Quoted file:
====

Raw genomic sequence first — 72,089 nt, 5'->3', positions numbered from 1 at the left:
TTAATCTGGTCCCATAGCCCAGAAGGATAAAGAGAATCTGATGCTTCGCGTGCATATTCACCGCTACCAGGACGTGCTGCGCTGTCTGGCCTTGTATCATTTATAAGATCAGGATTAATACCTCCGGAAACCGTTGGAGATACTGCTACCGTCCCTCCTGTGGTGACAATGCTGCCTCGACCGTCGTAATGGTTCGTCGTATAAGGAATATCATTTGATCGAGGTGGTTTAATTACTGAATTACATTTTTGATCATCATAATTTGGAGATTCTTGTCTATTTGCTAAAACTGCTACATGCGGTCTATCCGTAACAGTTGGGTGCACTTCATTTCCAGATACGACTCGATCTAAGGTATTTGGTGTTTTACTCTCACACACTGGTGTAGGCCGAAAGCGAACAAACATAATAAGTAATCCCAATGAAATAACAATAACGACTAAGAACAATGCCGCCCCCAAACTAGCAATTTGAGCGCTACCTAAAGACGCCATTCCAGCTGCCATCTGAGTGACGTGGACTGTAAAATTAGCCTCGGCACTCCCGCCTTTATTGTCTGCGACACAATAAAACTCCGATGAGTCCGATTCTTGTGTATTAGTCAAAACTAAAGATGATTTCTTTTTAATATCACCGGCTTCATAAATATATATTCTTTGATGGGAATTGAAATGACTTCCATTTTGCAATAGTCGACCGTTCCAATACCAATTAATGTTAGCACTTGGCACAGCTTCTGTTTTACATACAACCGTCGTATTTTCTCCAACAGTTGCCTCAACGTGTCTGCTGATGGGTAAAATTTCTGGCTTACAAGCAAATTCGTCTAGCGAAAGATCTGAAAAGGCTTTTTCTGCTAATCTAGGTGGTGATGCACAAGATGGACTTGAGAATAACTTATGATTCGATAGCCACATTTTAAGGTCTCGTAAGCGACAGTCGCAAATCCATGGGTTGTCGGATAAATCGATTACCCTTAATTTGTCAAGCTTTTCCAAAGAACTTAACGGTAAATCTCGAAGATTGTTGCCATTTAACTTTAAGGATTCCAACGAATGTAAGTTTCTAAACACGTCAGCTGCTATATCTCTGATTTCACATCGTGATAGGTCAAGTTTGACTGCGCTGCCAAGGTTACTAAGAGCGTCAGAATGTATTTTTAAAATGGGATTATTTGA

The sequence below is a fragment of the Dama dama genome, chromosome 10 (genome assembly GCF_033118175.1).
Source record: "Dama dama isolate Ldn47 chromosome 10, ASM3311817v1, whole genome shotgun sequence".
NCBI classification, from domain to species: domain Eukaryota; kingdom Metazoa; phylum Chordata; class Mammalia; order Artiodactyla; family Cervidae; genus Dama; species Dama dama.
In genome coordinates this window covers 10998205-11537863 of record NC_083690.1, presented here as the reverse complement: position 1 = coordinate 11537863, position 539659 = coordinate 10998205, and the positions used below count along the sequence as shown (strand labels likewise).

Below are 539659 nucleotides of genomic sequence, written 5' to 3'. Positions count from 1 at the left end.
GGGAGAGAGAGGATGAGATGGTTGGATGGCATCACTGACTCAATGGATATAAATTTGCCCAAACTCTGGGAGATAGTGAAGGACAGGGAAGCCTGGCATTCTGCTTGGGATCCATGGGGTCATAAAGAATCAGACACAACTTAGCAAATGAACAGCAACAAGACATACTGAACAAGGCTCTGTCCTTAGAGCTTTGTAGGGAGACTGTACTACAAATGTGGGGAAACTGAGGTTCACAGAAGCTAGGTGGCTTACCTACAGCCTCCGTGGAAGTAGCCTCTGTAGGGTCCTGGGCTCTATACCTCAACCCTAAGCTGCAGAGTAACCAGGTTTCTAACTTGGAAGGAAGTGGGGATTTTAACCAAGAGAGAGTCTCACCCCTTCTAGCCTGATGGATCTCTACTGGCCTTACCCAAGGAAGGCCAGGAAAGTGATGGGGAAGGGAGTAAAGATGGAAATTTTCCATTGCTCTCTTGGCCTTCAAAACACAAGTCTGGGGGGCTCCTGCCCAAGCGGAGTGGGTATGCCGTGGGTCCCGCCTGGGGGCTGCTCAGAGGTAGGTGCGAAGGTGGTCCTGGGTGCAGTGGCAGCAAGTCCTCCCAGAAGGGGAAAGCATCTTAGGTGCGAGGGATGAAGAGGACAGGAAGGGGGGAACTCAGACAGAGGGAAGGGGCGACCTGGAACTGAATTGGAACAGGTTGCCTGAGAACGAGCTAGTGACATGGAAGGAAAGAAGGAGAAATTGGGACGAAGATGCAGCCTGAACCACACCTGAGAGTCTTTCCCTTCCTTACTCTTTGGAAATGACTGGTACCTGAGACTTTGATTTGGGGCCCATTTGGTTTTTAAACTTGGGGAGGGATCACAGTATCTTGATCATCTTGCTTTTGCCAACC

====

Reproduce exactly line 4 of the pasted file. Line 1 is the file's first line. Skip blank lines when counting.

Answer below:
Source record: "Dama dama isolate Ldn47 chromosome 10, ASM3311817v1, whole genome shotgun sequence".